A recent study reveals that 51 percent of women in the Nome Census area have experienced intimate partner violence, sexual violence — or both — during their lifetimes.
Andre Rosay leads the University of Alaska Anchorage Justice Center team that conducted the study, which was supported by Kawerak Wellness and the Bering Sea Women’s Group. Rosay says the study is the first of it’s kind in the Bering Strait region — going beyond Nome to include 15 neighboring communities.
The numbers are staggering; more than half of the women surveyed say that they’ve experienced specific acts of violence, either sexual or physical, during their lifetime.
“And what’s even more shocking is when you think about the fact that that’s a conservative estimate,” said Rosay.
He explained the study, which was conducted using randomly selected phone numbers, excludes certain demographics. The survey results only included women who speak English, and have a permanent address. Questions were also designed to be behavior specific — meaning women were asked about certain examples of violent behavior, but not all possible behaviors.
Additionally, Rosay said the survey doesn’t account for the number of times a woman may have experienced violence in her life — only that she has experienced it.
Despite its limitations, the survey revealed that roughly one in two women in the region have experienced some kind of violence in their lifetime — and one in ten have experienced violence in the past year.
“So I think the conclusion that we’ve reached is that the level of violence against women is really unacceptably high,” Rosay said. “And that is true throughout Alaska, for every single region.”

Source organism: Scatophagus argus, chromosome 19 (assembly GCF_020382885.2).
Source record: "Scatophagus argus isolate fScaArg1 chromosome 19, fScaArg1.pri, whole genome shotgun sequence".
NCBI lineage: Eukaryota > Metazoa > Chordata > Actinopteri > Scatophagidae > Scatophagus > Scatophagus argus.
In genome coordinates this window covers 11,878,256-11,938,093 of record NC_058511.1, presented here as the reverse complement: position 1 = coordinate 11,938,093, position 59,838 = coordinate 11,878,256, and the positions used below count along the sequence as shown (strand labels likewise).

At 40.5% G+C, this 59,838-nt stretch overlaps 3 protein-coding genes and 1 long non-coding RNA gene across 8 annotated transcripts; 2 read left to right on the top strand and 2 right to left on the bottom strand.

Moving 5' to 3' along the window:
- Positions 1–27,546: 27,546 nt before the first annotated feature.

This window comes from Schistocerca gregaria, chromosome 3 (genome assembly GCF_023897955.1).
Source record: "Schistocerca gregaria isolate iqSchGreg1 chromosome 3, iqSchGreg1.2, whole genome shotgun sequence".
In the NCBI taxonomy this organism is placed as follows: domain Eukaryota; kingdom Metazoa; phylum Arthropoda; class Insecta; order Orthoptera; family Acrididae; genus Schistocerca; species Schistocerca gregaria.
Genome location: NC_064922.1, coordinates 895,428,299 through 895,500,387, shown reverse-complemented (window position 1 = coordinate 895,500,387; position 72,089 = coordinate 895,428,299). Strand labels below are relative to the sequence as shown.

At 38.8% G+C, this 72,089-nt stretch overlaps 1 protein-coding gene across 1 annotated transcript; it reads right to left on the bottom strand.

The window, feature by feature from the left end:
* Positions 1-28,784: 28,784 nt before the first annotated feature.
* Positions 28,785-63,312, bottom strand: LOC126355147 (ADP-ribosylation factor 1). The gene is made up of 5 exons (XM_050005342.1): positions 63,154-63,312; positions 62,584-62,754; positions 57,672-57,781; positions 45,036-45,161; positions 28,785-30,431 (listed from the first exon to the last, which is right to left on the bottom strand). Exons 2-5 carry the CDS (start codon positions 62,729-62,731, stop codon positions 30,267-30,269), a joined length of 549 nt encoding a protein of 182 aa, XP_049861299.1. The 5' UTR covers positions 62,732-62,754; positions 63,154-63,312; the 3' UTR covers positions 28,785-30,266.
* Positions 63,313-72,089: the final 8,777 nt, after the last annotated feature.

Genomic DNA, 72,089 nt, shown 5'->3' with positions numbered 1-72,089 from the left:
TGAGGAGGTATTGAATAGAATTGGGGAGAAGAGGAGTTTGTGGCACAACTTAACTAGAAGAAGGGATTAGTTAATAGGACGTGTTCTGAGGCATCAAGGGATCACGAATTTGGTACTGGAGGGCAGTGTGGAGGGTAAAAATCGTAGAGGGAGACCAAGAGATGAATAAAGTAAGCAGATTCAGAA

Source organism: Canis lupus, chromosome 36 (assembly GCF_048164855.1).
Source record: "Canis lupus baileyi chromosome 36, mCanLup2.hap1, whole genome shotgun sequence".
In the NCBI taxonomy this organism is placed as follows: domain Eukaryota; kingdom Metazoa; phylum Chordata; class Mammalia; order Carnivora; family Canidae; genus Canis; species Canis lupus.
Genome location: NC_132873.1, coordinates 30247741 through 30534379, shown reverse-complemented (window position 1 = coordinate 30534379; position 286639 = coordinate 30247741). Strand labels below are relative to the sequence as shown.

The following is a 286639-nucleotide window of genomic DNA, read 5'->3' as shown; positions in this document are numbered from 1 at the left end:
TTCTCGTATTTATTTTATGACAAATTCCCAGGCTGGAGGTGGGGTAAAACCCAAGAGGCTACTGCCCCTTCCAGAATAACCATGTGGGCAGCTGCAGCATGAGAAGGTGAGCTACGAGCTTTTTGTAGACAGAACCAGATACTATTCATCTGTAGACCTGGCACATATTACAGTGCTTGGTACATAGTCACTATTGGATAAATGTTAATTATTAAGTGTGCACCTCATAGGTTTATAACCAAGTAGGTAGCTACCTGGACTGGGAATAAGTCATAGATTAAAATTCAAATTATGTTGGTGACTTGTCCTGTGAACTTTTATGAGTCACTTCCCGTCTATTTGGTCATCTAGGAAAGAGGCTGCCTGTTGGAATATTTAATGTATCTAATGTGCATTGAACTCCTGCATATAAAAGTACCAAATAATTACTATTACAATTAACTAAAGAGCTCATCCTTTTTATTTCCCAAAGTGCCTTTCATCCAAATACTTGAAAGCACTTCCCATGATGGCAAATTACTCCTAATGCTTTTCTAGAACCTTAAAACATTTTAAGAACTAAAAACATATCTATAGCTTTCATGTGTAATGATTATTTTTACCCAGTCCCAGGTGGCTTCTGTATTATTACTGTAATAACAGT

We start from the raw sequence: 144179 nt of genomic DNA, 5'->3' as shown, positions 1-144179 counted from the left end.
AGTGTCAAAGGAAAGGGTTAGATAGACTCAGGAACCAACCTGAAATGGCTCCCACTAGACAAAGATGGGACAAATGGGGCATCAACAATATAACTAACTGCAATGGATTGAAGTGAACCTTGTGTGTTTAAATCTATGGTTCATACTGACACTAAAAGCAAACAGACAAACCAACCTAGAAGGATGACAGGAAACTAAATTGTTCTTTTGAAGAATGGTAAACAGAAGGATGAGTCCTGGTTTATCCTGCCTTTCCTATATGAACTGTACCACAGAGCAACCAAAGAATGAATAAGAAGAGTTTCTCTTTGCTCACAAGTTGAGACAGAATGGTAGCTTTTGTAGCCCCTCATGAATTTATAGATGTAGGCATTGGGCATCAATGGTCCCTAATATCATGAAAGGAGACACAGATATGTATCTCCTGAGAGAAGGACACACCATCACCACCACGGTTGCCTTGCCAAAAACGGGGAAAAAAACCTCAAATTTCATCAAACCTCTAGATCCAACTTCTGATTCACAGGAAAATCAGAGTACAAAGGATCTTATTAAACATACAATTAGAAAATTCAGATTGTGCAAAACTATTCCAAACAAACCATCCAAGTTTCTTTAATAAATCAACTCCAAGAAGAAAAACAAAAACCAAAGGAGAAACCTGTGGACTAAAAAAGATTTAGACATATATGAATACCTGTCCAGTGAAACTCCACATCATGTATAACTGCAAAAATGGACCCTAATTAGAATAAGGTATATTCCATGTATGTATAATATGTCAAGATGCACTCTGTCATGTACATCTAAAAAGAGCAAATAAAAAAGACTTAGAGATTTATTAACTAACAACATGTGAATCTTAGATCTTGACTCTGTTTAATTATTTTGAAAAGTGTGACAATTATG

Panganga Pungowiyi is the Director of Kawerak’s Wellness Program. She says the new data gives service providers an unprecedented tool to track, and potentially treat, domestic violence issues in the region.
However, she acknowledges that the numbers are not easy to hear. And she’s prepared for a variety of responses from community members — not all of them positive.
“Anger is a very natural reaction to numbers like this. Anger is a very natural reaction to the behaviors. But in the overall picture, when we’re looking to change things, it’s so important to steer that anger in the right direction and use it as energy to address issues,” she said.
Pungowiyi added that her own reaction to the numbers is mixed. As a provider who works to promote wellness in the region, she said she’s relieved to see concrete data on the issue.
But as a person who has experienced some of the behaviors listed in the survey, she also feels for women who took the survey and responded “yes.”
“I feel empathy and I feel hurt for them,” said Pungowiyi. “And also I feel relieved because many times people don’t speak about the hurts that have happened to them. So to be on the phone and have someone say, ‘Yes I believe you and I’m sorry this happened to you’…I think it would feel good to know that somebody cared.”
Moving forward, both Pungowiyi and Rosay hope the numbers will serve as a touchstone for more open discussion of the issue.
“I really hope that the numbers can be helpful to raise awareness,” said Rosay. “Not just in Nome, but throughout Alaska. And we really hope that will generate discussion about our next steps. And what can we do to lower these rates.”
Pungowiyi said the increased transparency also creates a learning opportunity on the part of service providers.
“We ask people what are the successes you’ve had intervening in violent situations,” she said. “We ask people to honor their own strengths. Because they are strong. People in this area have survived a lot. And we want honor that…and to build on it.”
Both Kawerak Wellness and the University of Alaska Anchorage Justice Center intend to use the survey as a baseline for future data gathering, with a follow-up survey planned for 2020.